CPSC Chairman Elliott Kaye Addresses Critical Issues At PPAI Summit
The speakers at this year’s PPAI Product Responsibility Summit ranked as some of brightest and most knowledgeable in the compliance world, but the showstopper was Wednesday’s keynote speaker, Consumer Product Safety Commission Chairman Elliot F. Kaye.
Kaye, who became the 10th CPSC chairman in 2014, addressed his audience of compliance managers, procurement specialists and promotional products business owners, openly and directly for about 10 minutes and then spent the rest of the hour-long session answering questions on state lead limits, online sales, penalties, imports, future concerns and more posed by Product Responsibility Action Group Chair Gene Geiger, MAS+, along with audience members.
“I want to tell you how impressed I’ve been of the work PPAI does and continues to do in the area of safety and compliance,” Kaye said from the podium. “The requirements you have in place are incredibly impressive, the materials are thorough, well-written and right to the point and I can tell you as a regulator I’m deeply appreciative of the ownership this association has taken on safety and compliance. I applaud it.”
He spoke at length about two areas of public policy in which the agency is involved: chemical exposure/consumer products (toys and children’s items plus the flame-retardant chemicals used in upholstered furniture), and brain injury in sports.
As chairman and father to two young boys, he expressed his concern about both issues and talked about what the agency is doing to resolve them. “The CPSC has historically played a small role with other agencies on this issue and I’ve tried to ramp up our role. It’s a somewhat lonely mission to try to talk about what we can do with our authority and our resources to try to help parents in resolving some of this uncertainty,” he said.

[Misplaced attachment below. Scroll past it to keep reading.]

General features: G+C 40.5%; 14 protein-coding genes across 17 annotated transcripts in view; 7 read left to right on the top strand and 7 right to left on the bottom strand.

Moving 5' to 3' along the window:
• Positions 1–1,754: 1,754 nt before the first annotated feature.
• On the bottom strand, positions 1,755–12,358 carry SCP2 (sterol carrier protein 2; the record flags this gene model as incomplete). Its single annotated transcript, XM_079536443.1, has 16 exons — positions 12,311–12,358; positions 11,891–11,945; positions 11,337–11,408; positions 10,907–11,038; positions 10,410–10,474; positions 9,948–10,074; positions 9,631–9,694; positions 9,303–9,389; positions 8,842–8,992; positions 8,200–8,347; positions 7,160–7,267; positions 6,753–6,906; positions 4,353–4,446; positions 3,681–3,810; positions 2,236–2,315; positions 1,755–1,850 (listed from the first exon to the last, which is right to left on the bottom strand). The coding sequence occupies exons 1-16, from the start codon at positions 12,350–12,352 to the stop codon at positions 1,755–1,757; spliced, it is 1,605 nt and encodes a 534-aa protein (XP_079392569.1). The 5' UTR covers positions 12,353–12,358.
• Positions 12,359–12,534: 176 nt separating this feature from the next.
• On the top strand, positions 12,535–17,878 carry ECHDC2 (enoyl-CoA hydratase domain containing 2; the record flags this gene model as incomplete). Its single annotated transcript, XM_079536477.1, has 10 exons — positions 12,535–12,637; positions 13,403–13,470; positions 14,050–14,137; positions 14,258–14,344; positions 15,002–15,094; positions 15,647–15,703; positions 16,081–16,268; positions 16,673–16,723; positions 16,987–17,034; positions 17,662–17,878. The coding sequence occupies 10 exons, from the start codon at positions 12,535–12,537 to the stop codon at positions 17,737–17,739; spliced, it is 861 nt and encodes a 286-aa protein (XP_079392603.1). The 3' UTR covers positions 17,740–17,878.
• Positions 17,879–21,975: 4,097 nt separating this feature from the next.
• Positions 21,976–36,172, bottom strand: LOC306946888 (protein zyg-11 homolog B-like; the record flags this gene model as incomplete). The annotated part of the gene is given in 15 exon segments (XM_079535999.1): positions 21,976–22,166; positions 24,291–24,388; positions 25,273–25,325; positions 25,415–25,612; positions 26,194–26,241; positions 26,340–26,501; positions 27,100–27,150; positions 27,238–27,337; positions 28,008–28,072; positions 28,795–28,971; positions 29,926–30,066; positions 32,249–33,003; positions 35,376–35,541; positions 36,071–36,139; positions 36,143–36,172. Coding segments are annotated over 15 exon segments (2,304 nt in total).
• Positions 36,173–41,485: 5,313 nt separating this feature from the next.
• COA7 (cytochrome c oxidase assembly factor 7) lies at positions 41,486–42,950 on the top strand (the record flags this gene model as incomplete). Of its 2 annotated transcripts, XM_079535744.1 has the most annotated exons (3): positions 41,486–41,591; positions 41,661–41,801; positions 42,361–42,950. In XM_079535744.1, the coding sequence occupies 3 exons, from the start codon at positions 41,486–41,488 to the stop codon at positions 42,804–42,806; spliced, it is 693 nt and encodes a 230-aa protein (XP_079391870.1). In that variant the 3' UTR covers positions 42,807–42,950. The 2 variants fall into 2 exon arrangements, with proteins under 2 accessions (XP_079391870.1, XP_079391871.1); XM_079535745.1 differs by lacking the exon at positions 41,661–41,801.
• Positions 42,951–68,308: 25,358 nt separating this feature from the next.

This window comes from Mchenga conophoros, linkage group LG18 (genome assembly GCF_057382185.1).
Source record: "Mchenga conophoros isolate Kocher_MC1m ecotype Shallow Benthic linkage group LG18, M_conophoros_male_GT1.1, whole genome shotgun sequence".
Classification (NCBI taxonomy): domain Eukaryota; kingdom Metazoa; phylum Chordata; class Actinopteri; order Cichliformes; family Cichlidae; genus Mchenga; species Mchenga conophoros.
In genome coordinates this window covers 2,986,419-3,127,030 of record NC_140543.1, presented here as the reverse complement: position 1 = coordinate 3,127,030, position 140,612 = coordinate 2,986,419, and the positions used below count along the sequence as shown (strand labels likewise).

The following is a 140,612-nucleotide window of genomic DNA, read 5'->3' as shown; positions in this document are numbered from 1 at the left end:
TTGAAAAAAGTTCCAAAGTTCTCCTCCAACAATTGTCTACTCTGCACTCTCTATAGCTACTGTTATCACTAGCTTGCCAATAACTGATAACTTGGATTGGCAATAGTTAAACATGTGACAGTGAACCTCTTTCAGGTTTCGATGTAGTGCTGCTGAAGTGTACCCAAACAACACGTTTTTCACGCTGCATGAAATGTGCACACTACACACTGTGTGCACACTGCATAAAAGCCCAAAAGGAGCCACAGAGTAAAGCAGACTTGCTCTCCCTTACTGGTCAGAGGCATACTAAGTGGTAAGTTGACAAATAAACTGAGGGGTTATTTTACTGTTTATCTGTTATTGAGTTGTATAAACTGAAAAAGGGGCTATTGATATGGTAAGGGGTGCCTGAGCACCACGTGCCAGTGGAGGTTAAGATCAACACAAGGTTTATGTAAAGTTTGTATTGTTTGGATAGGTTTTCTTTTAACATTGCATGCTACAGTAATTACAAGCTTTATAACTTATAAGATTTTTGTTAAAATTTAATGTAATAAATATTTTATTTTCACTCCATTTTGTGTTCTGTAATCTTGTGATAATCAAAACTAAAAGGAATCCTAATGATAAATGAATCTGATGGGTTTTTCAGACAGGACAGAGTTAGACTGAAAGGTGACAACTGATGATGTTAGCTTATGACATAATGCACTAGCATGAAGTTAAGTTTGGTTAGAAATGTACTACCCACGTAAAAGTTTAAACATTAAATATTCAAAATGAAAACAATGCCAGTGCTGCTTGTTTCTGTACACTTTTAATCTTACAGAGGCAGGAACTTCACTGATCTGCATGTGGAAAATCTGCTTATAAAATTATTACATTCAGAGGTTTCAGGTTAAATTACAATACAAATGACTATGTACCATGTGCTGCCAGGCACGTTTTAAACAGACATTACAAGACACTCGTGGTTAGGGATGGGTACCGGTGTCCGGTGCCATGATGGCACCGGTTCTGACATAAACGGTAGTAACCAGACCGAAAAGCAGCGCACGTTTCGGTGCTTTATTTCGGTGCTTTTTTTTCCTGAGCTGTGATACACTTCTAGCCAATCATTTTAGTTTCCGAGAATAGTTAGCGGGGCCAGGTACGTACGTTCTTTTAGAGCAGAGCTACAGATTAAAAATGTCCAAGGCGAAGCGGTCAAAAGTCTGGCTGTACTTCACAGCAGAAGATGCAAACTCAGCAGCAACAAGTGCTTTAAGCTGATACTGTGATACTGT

Kaye noted three areas he expects the agency to look at in the near future: The interaction between wearable tech and bodies; remote control devices that control home appliances such as space heaters, and products produced by 3D printing. “This one is most challenging from regulatory perspective,” he said. “Who’s to blame for giving away or selling a toy that is created in someone’s home?”
He expects to hold a roundtable in the spring to talk about these areas and consider how the commission can do its job without getting in the way of technological developments.
Asked for his advice on avoiding CPSC fines, Kaye recommends having good systems in place.
When asked what misconceptions the public might have about the CPSC, he answered thoughtfully. “We are all the same as you are. We have the same problems you do, we have kids. We just want to have a safer world and not have to worry about products harming people.”